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Inequitable Access to Healthcare in New Zealand

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Inequality is defined as the existence of a disparity in degree, size or circumstance. A healthcare system refers to the structure of organization of personnel, resources, and institutions that deliver services of healthcare to target populations. This acts as the populations’ health determinant and is subject to the influence of other social determinants. In an ideal society, inequalities in its healthcare system are nonexistent. However, the world we live in is not ideal. In all nations, there are different social situations for different sections of the populace that result in unfair but preventable differences in health situations (Harris, Cormack and Stanely, 2013). In the end, the differences create disparities in the general well-being and life expectancies among the population. A good healthcare system endeavors to attain fairness in society by providing distribution of healthcare fairly (Kai, 2003). Endeavoring to attain health equity means advocating for all social groups to have equal opportunities of accessing healthcare, with a mind of improving the accessibility situation for those groups who had fewer chances for the same. However, amid the rapid growth of globalization in recent decades, there has been a rapid growth in healthcare system inequalities across all countries including New Zealand.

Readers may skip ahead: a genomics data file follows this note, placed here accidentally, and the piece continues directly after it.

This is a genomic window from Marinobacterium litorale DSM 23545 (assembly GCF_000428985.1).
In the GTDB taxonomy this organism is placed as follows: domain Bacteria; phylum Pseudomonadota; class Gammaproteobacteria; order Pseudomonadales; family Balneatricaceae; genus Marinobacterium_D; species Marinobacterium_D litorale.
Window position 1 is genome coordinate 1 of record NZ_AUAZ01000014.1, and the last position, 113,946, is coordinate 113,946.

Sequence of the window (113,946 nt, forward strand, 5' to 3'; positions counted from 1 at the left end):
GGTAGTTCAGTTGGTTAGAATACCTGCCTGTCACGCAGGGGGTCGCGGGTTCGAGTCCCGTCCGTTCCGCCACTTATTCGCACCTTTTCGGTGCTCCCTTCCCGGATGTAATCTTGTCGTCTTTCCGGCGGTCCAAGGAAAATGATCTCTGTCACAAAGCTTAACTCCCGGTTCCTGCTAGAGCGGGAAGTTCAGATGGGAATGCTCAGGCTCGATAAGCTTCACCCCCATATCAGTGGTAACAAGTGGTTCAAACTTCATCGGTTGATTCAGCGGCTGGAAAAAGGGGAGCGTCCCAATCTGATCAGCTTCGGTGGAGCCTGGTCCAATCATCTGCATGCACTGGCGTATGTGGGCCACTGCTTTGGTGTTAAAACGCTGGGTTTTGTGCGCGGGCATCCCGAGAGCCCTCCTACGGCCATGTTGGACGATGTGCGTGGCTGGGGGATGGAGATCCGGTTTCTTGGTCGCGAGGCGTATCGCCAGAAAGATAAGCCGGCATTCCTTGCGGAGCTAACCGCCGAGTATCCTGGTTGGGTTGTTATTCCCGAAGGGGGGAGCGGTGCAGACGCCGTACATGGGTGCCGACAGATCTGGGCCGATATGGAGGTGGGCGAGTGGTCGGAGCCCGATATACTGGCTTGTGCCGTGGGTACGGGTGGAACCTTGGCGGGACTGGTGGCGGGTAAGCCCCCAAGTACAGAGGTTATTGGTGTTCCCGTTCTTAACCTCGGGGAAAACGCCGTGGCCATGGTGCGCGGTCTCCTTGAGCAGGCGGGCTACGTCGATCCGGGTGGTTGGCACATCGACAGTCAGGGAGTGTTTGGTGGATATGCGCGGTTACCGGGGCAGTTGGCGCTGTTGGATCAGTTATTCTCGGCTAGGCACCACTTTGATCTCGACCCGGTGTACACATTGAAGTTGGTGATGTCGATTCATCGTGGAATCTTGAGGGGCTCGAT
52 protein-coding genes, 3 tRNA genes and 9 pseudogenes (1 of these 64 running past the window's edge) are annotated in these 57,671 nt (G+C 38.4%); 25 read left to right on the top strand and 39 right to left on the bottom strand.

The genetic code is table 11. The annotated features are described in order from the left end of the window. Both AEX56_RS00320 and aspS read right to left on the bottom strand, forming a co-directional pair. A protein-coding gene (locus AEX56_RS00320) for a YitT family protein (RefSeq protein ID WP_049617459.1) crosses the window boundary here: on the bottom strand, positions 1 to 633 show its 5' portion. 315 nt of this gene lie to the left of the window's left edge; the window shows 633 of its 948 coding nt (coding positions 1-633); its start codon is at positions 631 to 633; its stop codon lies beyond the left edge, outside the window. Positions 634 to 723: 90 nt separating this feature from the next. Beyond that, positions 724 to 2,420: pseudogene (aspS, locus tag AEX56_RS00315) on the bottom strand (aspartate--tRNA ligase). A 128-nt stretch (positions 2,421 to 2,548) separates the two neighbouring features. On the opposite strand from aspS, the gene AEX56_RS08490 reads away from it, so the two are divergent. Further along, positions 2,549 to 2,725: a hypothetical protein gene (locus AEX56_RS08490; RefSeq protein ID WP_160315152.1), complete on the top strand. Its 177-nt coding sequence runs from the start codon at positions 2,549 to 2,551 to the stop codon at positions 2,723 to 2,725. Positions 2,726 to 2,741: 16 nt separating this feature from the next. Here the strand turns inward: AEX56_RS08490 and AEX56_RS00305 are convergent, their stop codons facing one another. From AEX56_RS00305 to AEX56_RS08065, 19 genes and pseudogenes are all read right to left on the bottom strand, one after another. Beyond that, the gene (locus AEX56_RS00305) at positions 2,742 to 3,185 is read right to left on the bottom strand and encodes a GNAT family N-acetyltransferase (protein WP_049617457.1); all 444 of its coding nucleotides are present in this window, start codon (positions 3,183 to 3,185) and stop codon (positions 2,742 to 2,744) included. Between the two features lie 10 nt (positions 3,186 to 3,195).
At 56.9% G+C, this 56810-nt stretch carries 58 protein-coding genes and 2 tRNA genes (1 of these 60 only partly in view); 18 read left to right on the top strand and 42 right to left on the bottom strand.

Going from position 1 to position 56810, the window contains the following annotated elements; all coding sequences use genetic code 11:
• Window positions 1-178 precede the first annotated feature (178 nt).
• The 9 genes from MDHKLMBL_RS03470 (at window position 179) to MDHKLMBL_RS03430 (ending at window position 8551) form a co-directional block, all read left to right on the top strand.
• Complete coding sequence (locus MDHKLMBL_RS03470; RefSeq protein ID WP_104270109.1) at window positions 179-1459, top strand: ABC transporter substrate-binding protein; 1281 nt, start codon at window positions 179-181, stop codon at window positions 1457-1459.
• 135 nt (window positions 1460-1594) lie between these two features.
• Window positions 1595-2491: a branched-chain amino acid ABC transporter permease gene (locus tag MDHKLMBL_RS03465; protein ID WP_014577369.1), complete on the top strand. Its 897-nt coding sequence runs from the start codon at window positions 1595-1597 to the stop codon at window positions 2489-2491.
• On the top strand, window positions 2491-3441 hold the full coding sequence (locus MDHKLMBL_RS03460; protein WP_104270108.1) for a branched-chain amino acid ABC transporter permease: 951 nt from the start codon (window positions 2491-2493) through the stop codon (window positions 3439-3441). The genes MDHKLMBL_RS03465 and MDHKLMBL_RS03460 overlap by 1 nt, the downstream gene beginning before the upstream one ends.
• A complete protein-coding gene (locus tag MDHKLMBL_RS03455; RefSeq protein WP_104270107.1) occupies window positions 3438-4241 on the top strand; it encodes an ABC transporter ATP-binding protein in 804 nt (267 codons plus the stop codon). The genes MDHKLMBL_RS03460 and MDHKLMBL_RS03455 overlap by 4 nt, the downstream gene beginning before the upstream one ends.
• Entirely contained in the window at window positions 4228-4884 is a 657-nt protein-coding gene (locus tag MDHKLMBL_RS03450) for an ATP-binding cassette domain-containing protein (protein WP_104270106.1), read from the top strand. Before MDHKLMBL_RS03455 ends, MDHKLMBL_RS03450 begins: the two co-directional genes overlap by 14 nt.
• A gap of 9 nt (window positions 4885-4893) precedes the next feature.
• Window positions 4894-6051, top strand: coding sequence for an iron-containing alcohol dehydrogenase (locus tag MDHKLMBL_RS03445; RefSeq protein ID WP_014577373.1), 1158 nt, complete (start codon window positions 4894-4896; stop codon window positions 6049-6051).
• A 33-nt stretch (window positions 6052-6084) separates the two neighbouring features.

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The New Zealand Healthcare Demographic

In New Zealand, chronic illness is the biggest causer of mortality, morbidity, and inequitable health outcomes. Out of a total of 4.7 million people, 68% European ethnic groups with 15% being Māori making the largest minority followed by Asians and Pacific Islanders at 9% and 7% respectively (Statistics New Zealand, 2017). For these groups, the healthcare access barriers include language barriers; inadequate appropriate information access; institutional racism; variant health system procedures and beliefs; negative attitudes by some health personnel; inadequate culturally sensitive services pertaining to cultural and religious needs; previous negative experiences with social and health services; and fears on health care entitlement (Kai, 2003).